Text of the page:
Guns and nurses


The ambush shootings in downtown Dallas last July, which killed five police officers and wounded seven other people, cast a spotlight on gun violence yet again. This and other recent incidents give us an opportunity to talk about the impact of gun violence on nurses and their workplaces. Ironically, ANA’s declaration “Stop the Madness: End the Violence” was released just 3 weeks before the Dallas incident (see goo.gl/5183jN). With ANA’s Healthy Nurse, Healthy Nation™ campaign under way, the importance of safe and healthy work environments once again comes to the forefront.

The reality

Guns are a reality; that’s not changing. Healthcare settings are vulnerable to active shooter events (ASEs)—rapidly evolving situations that give little warning. In 2014, the FBI analyzed 63 ASEs and found that 44 lasted 5 minutes or less and 23 ended in 2 minutes or less, even before police arrived. In these fast-moving dangers, nurses and other personnel potentially could affect the outcome—if they’re prepared and know what to do.

Staggering statistics

The statistics are staggering:

• Someone dies from gun violence every 15 minutes in the United States.

• In 2013, 10.6 gun-related deaths occurred per 100,000 Americans, according to the Centers for Disease Control and Prevention.

Until this epidemic is proclaimed and remedies to address it are funded, we can at least arm ourselves with the facts and tap into expert resources to help us prepare ourselves individually and collectively.

The response

To be better prepared and help create a safer work environment, understand these critical concepts.

Hospitals and healthcare settings are unique

Round-the-clock hours of operation, open access to the public, multiple entrances, and large numbers of staff, patients, and visitors create vulnerability unlike that in any other sector. The highly variable nature of specialty areas, such as behavioral health, operating rooms, neonatal intensive care units, and MRI suites, calls for special planning and drills to address specific threats. Nurses have a duty to care for their patients; we can’t simply run and hide. Understand your legal obligations and know your organization’s specific plan for your practice area. If no plan exists, help develop one.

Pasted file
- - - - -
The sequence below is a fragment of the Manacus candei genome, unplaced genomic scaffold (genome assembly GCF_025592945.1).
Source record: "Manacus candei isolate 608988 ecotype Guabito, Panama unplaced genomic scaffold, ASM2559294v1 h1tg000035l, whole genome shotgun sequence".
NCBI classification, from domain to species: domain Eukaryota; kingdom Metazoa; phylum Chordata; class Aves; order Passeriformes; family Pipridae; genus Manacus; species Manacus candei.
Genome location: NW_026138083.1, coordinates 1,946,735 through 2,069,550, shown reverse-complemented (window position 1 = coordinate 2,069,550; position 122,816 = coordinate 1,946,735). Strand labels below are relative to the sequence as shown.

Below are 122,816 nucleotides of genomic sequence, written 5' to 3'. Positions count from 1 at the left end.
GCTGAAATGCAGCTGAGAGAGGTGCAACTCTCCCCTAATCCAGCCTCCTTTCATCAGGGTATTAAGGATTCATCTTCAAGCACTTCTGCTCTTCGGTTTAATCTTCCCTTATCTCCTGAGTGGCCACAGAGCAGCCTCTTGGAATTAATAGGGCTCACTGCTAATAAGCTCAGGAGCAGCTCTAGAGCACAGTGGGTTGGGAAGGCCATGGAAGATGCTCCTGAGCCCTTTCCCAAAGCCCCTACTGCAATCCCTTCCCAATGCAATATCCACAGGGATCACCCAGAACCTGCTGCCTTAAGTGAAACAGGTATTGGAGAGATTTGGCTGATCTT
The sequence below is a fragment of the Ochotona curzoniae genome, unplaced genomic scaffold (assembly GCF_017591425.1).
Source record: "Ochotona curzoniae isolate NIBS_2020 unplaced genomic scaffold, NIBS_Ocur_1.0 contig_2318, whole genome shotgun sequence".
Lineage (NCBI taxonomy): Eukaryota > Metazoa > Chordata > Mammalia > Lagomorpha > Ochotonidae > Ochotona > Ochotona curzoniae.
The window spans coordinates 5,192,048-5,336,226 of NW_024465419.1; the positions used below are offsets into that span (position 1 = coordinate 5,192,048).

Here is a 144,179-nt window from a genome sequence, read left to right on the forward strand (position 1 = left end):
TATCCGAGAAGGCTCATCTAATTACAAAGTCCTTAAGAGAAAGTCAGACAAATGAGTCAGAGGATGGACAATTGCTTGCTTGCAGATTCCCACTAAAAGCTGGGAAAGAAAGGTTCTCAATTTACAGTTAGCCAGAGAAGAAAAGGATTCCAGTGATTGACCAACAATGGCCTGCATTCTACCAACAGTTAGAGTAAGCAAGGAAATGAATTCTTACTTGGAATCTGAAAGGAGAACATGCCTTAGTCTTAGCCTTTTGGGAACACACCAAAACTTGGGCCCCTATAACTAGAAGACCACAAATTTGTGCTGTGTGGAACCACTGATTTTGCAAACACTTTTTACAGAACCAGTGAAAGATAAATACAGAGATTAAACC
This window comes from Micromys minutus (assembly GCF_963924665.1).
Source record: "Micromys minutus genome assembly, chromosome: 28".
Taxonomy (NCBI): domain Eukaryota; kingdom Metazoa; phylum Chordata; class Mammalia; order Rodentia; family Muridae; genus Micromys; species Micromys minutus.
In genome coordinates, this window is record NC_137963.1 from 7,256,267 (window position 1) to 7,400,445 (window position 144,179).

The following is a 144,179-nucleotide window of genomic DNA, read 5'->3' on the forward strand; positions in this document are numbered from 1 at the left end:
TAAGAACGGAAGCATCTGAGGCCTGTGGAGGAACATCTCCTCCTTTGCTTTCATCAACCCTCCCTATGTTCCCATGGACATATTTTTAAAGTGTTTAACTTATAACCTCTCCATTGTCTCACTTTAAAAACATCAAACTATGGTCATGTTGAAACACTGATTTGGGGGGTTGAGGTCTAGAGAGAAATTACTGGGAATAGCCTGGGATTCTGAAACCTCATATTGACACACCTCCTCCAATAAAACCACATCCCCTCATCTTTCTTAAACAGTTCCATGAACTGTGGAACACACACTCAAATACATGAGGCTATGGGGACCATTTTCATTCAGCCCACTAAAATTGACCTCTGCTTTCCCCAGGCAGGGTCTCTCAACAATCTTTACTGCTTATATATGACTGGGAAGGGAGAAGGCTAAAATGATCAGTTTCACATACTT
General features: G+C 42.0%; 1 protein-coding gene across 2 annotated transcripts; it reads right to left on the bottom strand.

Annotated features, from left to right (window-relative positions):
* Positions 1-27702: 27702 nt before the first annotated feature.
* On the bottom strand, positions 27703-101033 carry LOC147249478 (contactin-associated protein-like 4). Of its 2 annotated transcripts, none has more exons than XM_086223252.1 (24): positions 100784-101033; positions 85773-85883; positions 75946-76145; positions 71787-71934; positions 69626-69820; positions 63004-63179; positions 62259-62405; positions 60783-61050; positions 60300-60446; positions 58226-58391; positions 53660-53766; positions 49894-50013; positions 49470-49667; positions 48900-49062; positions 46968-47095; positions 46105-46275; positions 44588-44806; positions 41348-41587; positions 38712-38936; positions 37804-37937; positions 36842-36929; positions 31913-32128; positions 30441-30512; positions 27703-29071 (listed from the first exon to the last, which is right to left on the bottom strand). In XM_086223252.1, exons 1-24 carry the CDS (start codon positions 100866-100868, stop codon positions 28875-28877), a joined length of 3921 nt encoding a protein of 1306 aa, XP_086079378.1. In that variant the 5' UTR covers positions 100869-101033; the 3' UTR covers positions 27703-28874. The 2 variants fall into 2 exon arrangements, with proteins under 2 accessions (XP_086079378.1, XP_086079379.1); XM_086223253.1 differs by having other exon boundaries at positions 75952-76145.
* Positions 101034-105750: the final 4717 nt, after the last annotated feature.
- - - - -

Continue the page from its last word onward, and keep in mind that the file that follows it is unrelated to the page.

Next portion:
Shootings in healthcare settings are different

Researchers at Johns Hopkins University analyzed 154 hospital-related shooting incidents at 148 different hospitals from 2000 to 2011. They found one-third occurred in emergency departments and 19% in patient rooms. Unlike in the general population, where victim selection commonly is random, most hospital shooters had a relationship with the victim; 32% were current or estranged intimate partners, 25% were current or former patients, and 5% were current or former employees. So if you suspect a patient or coworker could become violent, speak up.

ASE preparation is different

It should be a part of overall workplace-violence prevention. However, specific policies and procedures for ASE preparation should be separate from other violence-prevention efforts. As part of disaster planning, healthcare organizations prepare for low-probability, high-consequence situations. But ASE preparation differs because incidents typically occur quickly, with little warning. Ask yourself, “Am I ready for this?” Collectively, let’s ask ourselves, “Are we ready for this?”

Reality-based training and resources are key

Unlike drills and tabletop exercises, reality-based training simulates the incident and addresses the cold, hard fact that the shooter has the tactical advantage. Nursing response and messaging can be simulated to replace panic with confidence.

Nurses are uniquely educated and positioned to promote public health, safety, and awareness. Start a dialogue about gun violence at your facility. Encourage simulation training and build confidence in how you will respond. Building ASE workplace capacity can help you continue to do what you and all nurses do every day—save lives.

Lillee Gelinas, MSN, RN, FAAN

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